Quality Bicycle Products; Bloomington, MN

How can one guy start up a distribution business in the depths of a severe recession (1981) to serve bicycle dealers that were then and still are being eaten alive by mass merchants to then grow to having over 200 employees today? And, it was all internally financed with high performance profitability. Steve Flagg, the CEO, generously shares his story at this link: http://www.qbp.com/company/history.html.

A big reason for Quality Bicycle’s success is the high performance culture that Steve has created. Read through the top 10 reasons employees like to work at QBP at this link and ask yourself what your employees might say to the same question: http://www.qbp.com/work/empsay.html.

Don’t the stories behind both Labatt Foodservice and Quality Bicycle make "high performance distribution management" sound more fun, profitable for all stakeholders and doable? Both companies have been able to be perpetual service value innovators, because all of their employees choose to be part of the solution instead of part of the problem.

If your company seems to have trouble changing for the better or perhaps fits the description in the article below, isn’t it time to start having your core management group "dialoguing" and emotionally comfort-zoning the possibility of "High Performance Ideas. . ." and practices?


I know plenty of distributors that are gun-shy about trying any big-bang types of change. They have tried a lot of smaller changes in the past with very little success. I have heard plenty of CEOs tell me over the years something like: "I can’t do that. My sales reps (or branch managers) wouldn’t/couldn’t do that. I can’t get them to change their ways in any significant way."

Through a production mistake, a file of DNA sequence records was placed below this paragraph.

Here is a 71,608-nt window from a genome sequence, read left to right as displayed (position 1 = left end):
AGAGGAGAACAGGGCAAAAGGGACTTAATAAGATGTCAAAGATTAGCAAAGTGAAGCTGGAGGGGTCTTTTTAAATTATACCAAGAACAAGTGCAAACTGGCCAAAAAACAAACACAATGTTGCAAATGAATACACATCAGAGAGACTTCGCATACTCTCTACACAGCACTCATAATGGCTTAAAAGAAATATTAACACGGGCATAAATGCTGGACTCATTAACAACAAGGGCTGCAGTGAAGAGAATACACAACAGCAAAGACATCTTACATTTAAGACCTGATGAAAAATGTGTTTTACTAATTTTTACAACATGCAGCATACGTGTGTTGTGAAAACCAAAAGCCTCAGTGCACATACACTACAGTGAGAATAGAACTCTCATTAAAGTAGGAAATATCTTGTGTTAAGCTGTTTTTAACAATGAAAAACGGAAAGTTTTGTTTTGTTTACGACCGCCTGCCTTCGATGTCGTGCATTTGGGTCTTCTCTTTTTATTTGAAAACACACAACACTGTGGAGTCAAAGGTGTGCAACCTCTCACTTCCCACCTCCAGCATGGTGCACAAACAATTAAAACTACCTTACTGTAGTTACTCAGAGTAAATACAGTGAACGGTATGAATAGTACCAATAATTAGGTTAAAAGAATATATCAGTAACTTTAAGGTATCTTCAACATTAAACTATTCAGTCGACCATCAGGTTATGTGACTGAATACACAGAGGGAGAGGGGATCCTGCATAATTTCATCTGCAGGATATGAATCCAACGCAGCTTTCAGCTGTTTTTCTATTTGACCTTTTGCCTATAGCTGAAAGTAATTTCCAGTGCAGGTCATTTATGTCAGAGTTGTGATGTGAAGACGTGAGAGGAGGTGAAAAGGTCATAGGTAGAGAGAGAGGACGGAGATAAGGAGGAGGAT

Well, maybe your firm is "passive-aggressive" and resists change with a "yes sir", a smile and then just never getting around to it. More on this pattern is in this quick read from a recent business section article from USA Today. Here’s the link: http://www.usatoday.com/money/companies/management/2004-04-12-passive-aggressive-culture_x.htm.

How do you solve it? Instead of sounding like a nag, I’ll let you guess about a training product you might buy.


The only book on how to measure customer profitability that is totally oriented toward wholesale distributors is now in print. The title is: MORE TO THE BOTTOM LINE by Brent Grover. You can find out more about it at this link: http://www.nawpubs.org/cgi-bin/CatalogMgr.pl?cartID=b-3873&SearchField=partnumber&SearchFor=946&template=Htx/book.htx&ftrFile=../htdocs/946.htm.

The price may seem to be a total rip-off compared to general business press books, but because it is totally tuned to a distributors needs it is value priced and worth it. But, you have to want to actually look at your business in a revolutionary way and read it, collecting unread books by specialty publishers is a particularly poor return on your investment.

Brent’s book goes several levels deeper than my quick-and-dirty customer profitability ranking method, and is equally or more supportive of the 7 plays that you can execute once you have new wisdom and direction from customer profitability analysis. Those plays were referenced in topic 4 above, but again they are on slides #ed 7 and 8 in the annotated slide show at this link: Identify_Customer_Niches.pdf.

That’s all for this week!